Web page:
Sarah L.Winchester (1840 – 1922) was the wife of Winchester Repeating Rifle heir William Wirt Winchester, and upon his untimely death in 1881, was convinced the ghosts of those killed by Winchester munitions were seeking to punish the family. To combat and confuse these spirits, a superstitious, eccentric, and fabulously wealthy Winchester adopted an inventive strategy to extend her life indefinitely by endlessly changing and renovating her San Jose, California, estate. This lavish endeavor—suggested to her by a spiritualist medium—included designing hidden rooms, stairs that went nowhere, ornate fireplaces that were not functional, and windows that opened into interior walls. Construction workers labored at the estate twenty-four hours a day from 1884 to 1922, and approximately 600 rooms may have been completed in the main house. Many of these rooms were eventually torn apart again and reworked in the barrage of constant renovation, however, and today only 160 rooms remain in the 24,000 square foot (2,230 square meter) mansion. The estate is also said to be haunted by the ghosts of former servants who continue to protect Mrs. Winchester’s privacy. One of my favorite paranormal travel destinations, The Winchester Mystery House was added to the National Register of Historic Places in 1974, and visitors can tour the home and grounds.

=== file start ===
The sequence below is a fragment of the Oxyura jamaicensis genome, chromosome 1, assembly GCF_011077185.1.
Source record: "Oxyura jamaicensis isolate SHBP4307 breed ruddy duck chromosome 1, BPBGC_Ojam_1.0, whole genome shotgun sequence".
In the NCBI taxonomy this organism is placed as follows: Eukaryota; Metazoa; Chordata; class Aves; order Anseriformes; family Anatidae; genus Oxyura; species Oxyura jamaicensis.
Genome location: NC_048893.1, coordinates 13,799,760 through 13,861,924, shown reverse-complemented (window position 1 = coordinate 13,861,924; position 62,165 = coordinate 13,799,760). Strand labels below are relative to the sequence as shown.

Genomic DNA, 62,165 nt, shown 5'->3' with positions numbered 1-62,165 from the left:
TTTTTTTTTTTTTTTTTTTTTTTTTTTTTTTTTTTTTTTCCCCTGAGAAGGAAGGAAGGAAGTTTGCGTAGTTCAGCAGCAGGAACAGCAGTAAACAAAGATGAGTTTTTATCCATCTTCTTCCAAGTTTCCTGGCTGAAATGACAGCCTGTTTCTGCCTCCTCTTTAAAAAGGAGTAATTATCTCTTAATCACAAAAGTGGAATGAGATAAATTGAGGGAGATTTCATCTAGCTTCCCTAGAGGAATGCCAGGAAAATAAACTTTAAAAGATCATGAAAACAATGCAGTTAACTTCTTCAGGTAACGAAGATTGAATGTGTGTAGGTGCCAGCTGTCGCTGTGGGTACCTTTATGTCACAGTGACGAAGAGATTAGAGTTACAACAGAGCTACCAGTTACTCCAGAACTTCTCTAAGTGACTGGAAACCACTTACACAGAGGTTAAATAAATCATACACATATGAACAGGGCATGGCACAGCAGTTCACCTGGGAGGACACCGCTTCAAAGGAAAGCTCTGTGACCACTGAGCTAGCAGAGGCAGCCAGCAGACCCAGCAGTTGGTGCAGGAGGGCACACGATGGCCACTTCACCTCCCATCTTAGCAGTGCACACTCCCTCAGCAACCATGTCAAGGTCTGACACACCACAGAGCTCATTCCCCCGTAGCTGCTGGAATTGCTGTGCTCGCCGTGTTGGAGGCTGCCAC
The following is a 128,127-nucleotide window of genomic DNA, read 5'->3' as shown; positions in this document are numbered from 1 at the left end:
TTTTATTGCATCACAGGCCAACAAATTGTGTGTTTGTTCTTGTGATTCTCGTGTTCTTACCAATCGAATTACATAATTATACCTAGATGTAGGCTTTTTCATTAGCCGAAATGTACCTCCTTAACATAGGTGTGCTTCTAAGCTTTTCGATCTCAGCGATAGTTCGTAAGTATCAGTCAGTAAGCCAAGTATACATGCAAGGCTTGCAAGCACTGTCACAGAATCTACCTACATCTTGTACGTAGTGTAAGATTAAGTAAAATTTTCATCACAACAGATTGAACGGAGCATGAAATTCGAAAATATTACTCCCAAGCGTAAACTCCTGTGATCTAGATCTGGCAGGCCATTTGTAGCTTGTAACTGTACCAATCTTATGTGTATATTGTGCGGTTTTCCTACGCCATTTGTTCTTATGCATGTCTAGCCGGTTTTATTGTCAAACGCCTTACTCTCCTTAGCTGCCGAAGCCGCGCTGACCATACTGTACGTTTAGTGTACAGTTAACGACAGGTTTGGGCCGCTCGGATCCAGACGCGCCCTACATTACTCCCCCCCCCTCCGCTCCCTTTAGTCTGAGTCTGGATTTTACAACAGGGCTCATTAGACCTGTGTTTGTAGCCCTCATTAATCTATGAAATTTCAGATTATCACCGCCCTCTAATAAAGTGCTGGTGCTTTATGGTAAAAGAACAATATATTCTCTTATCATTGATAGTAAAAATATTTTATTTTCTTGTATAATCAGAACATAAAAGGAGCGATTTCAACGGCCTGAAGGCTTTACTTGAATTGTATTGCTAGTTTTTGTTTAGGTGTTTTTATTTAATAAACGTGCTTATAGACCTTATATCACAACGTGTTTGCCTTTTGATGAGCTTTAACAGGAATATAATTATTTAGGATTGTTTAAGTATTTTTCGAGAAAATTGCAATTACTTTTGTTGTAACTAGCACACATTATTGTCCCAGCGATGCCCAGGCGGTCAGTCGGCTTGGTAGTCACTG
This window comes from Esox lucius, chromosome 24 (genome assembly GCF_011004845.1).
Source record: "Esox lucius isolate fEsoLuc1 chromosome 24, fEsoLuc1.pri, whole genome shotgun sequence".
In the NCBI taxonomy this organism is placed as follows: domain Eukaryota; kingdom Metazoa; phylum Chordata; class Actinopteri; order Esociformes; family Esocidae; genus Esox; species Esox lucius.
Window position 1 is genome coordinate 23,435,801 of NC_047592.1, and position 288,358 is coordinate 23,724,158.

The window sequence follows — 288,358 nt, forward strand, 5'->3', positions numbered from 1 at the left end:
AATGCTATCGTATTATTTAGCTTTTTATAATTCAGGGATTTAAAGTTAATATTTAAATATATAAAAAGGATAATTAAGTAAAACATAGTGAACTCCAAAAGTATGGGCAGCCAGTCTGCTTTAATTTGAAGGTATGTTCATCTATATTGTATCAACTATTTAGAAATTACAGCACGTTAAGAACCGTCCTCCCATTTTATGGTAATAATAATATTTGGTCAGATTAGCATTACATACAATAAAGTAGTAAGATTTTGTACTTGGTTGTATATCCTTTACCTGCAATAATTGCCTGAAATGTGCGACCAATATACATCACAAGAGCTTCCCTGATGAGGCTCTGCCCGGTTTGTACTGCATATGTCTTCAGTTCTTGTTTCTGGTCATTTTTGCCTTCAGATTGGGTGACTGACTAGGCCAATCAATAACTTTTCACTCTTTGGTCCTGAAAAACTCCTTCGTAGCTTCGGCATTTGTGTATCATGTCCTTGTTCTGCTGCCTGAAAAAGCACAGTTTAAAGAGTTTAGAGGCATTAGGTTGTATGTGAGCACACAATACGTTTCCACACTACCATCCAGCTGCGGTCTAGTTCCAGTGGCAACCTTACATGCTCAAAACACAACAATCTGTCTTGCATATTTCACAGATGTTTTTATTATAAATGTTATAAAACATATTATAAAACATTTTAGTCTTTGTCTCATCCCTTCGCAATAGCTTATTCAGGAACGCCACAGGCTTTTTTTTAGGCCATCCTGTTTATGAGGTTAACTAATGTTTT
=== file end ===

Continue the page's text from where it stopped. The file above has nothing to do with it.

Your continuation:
Winchester Mystery House archivist Michele Winn answered a few questions about her unusual workplace, below. Learn much more about this amazing site and register for one of this year’s special Hallowe’en Candlelight Tours (starting tomorrow, September 29!) at

Riley Mitchell: What are a couple of things about the Winchester Mystery House that are underappreciated or often overlooked by casual visitors?

Michele Winn: Unless your tour guide points them out on the tour, you might miss the array of gadgets and gizmos that Mrs. Winchester customized and had built into her home. Everything from ornamental window latches to a rotating car wash hose to small brass inserts in each corner of the steps on several of her staircases, meant to ease the job of sweeping by preventing dust bunnies from finding shelter in the recessed corners of the stairs. Our tour guides wouldn’t have enough time to point out each of these fascinating points in the house, so we often highlight some of them in our blog, The Annunciator:

RM: Are there any unusual challenges associated with curating archival collections at the Winchester Mystery House?

MW: The main challenge I’m currently working to resolve is that of proper storage. Any archivist knows that in order to house your artifacts with longevity and preservation in mind, you need to implement climate control measures. A Victorian home in Mrs. Winchester’s time was heated by a coal furnace and fireplaces in winter and cooled with open windows and fans in summer, which unfortunately just isn’t sufficient for housing archival papers and photographs. We certainly have plenty of room here, but we have to do some modern upgrades in order to store our collection properly.